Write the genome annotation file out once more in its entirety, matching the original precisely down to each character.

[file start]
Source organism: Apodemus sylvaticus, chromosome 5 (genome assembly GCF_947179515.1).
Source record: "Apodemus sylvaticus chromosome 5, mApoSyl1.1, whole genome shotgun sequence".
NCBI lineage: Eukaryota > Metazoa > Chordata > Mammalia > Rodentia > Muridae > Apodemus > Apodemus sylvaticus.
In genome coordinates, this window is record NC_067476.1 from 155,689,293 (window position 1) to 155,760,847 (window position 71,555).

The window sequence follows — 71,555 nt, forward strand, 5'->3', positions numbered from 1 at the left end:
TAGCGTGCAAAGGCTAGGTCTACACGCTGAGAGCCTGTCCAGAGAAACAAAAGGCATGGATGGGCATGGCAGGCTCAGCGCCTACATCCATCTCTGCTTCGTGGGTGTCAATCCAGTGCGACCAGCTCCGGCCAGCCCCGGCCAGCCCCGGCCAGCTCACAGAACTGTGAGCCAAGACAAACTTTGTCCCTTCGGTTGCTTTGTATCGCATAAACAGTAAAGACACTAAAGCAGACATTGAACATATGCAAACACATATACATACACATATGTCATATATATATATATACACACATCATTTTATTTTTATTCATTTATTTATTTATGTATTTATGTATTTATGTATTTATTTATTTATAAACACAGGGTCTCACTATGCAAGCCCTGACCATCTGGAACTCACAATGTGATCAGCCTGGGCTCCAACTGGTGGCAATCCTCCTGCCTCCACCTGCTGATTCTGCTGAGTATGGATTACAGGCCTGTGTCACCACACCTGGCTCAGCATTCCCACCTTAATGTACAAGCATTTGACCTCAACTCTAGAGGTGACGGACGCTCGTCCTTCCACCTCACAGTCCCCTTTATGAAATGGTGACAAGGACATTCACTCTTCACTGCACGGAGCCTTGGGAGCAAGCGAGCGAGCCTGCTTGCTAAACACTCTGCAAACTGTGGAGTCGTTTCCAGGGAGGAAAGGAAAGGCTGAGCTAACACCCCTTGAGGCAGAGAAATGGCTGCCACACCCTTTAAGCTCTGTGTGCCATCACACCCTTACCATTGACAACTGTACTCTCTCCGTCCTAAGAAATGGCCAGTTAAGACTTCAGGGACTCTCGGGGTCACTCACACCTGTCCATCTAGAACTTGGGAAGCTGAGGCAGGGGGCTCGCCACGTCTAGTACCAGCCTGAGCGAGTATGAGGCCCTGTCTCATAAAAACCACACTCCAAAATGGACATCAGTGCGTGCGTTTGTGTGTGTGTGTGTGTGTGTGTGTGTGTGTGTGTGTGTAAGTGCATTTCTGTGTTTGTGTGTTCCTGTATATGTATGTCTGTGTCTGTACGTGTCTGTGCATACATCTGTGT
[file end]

Source organism: Apodemus sylvaticus, chromosome 5 (genome assembly GCF_947179515.1).
Source record: "Apodemus sylvaticus chromosome 5, mApoSyl1.1, whole genome shotgun sequence".
NCBI lineage: Eukaryota > Metazoa > Chordata > Mammalia > Rodentia > Muridae > Apodemus > Apodemus sylvaticus.
In genome coordinates, this window is record NC_067476.1 from 155,689,293 (window position 1) to 155,760,847 (window position 71,555).

The window sequence follows — 71,555 nt, forward strand, 5'->3', positions numbered from 1 at the left end:
TAGCGTGCAAAGGCTAGGTCTACACGCTGAGAGCCTGTCCAGAGAAACAAAAGGCATGGATGGGCATGGCAGGCTCAGCGCCTACATCCATCTCTGCTTCGTGGGTGTCAATCCAGTGCGACCAGCTCCGGCCAGCCCCGGCCAGCCCCGGCCAGCTCACAGAACTGTGAGCCAAGACAAACTTTGTCCCTTCGGTTGCTTTGTATCGCATAAACAGTAAAGACACTAAAGCAGACATTGAACATATGCAAACACATATACATACACATATGTCATATATATATATATACACACATCATTTTATTTTTATTCATTTATTTATTTATGTATTTATGTATTTATGTATTTATTTATTTATAAACACAGGGTCTCACTATGCAAGCCCTGACCATCTGGAACTCACAATGTGATCAGCCTGGGCTCCAACTGGTGGCAATCCTCCTGCCTCCACCTGCTGATTCTGCTGAGTATGGATTACAGGCCTGTGTCACCACACCTGGCTCAGCATTCCCACCTTAATGTACAAGCATTTGACCTCAACTCTAGAGGTGACGGACGCTCGTCCTTCCACCTCACAGTCCCCTTTATGAAATGGTGACAAGGACATTCACTCTTCACTGCACGGAGCCTTGGGAGCAAGCGAGCGAGCCTGCTTGCTAAACACTCTGCAAACTGTGGAGTCGTTTCCAGGGAGGAAAGGAAAGGCTGAGCTAACACCCCTTGAGGCAGAGAAATGGCTGCCACACCCTTTAAGCTCTGTGTGCCATCACACCCTTACCATTGACAACTGTACTCTCTCCGTCCTAAGAAATGGCCAGTTAAGACTTCAGGGACTCTCGGGGTCACTCACACCTGTCCATCTAGAACTTGGGAAGCTGAGGCAGGGGGCTCGCCACGTCTAGTACCAGCCTGAGCGAGTATGAGGCCCTGTCTCATAAAAACCACACTCCAAAATGGACATCAGTGCGTGCGTTTGTGTGTGTGTGTGTGTGTGTGTGTGTGTGTGTGTGTGTAAGTGCATTTCTGTGTTTGTGTGTTCCTGTATATGTATGTCTGTGTCTGTACGTGTCTGTGCATACATCTGTGT